U.S. Environmental Protection Agency


Date of this Version





U.S. government work.


Background: ATP binding cassette sub-family member 2 (ABCG2) is a welldefined efflux transporter found in a variety of tissues. The role of ABCG2 during early embryonic development, however, is not established. Previous work which compared data from the ToxCast screening program with that from in-house studies suggested an association exists between exposure to xenobiotics that regulate Abcg2 transcription and differentiation of mouse embryonic stem cells (mESC), a relationship potentially related to redox homeostasis.

Methods: mESC were grown for up to 9 days. Pharmacological inhibitors were used to assess transporter function with and without xenobiotic exposure. Proliferation and differentiation were evaluated using RedDot1 and quantiative reverse transcriptase-polymerase chain reaction, respectively. ABCG2 activity was assessed using a Pheophorbide a-based fluorescent assay. Protein expression was measured by capillary-based immunoassay.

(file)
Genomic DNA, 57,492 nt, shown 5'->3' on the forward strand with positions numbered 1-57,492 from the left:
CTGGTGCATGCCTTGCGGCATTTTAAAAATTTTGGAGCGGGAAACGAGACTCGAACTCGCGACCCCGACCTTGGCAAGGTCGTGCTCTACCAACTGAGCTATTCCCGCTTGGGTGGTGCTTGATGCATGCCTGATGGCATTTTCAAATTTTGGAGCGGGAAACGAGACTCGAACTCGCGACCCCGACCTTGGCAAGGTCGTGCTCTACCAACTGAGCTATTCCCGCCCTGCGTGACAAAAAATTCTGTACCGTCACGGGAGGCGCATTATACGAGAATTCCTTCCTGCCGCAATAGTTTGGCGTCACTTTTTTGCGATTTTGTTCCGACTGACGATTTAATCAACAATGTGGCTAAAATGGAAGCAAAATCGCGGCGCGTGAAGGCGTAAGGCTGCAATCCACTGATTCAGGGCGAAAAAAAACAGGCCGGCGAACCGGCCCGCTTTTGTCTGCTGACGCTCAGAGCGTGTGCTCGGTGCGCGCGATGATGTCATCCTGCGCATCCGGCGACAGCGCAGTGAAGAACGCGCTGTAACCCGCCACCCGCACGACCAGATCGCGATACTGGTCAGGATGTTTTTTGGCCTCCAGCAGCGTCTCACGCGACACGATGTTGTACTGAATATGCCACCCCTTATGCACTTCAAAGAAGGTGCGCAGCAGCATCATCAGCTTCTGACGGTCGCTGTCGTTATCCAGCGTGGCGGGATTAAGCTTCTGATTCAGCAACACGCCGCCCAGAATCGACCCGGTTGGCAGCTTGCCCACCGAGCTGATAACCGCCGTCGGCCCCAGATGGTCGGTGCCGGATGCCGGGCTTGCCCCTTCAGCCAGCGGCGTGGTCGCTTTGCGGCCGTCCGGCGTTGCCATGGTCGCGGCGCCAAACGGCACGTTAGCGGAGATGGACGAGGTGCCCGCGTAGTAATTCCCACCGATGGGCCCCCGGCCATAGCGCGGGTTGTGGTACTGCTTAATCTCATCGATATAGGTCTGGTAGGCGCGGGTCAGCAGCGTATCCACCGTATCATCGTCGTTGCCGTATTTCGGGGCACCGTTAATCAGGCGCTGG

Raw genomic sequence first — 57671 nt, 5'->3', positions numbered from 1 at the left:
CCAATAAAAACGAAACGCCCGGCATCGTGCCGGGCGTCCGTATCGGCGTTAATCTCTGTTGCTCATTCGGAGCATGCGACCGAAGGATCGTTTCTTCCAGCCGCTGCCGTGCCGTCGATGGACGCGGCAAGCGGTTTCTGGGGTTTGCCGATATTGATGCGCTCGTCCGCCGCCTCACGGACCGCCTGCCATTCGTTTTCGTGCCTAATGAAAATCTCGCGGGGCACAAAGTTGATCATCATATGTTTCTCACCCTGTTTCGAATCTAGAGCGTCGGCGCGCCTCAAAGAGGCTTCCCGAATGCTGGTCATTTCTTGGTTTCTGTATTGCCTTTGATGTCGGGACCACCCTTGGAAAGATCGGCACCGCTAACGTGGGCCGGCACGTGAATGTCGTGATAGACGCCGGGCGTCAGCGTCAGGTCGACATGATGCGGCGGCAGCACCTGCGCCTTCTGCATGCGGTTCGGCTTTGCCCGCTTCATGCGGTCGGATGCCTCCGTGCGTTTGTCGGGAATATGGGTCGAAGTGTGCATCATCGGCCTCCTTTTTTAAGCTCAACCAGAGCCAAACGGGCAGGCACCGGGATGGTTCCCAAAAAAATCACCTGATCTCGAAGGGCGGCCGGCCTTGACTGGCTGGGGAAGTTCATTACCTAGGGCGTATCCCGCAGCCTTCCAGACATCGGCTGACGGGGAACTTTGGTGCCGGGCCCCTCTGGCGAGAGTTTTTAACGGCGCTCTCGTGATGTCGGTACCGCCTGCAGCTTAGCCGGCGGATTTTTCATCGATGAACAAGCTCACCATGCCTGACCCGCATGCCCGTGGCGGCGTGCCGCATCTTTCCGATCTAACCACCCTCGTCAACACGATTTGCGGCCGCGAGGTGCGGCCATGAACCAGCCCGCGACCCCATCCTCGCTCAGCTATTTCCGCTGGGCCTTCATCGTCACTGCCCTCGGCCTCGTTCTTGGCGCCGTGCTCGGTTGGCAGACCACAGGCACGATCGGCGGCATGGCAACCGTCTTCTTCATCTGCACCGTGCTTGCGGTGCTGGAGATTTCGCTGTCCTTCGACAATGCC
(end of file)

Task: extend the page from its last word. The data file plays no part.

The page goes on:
Results: ABCG2 activity increased in differentiating mESC. Treatment with K0143, an inhibitor of ABCG2, had no effect on proliferation or differentiation. As expected, mitoxantrone and topotecan, two chemotherapeutics, displayed increased toxicity in the presence of K0143. Exposure to K0143 in combination with chemicals predicted by ToxCast to regulate ABCG2 expression did not alter xenobiotic-induced toxicity. Moreover, inhibition of ABCG2 did not shift the toxicity of either tert-Butyl hydroperoxide or paraquat, two oxidative stressors.

Conclusion: As previously reported, ABCG2 serves a protective role in mESC. The role of ABCG2 in regulating redox status, however, was unclear. The hypothesis that ABCG2 plays a fundamental role during mESC differentiation or that regulation of the receptor by xenobiotics may be associated with altered mESC differentiation could not be supported.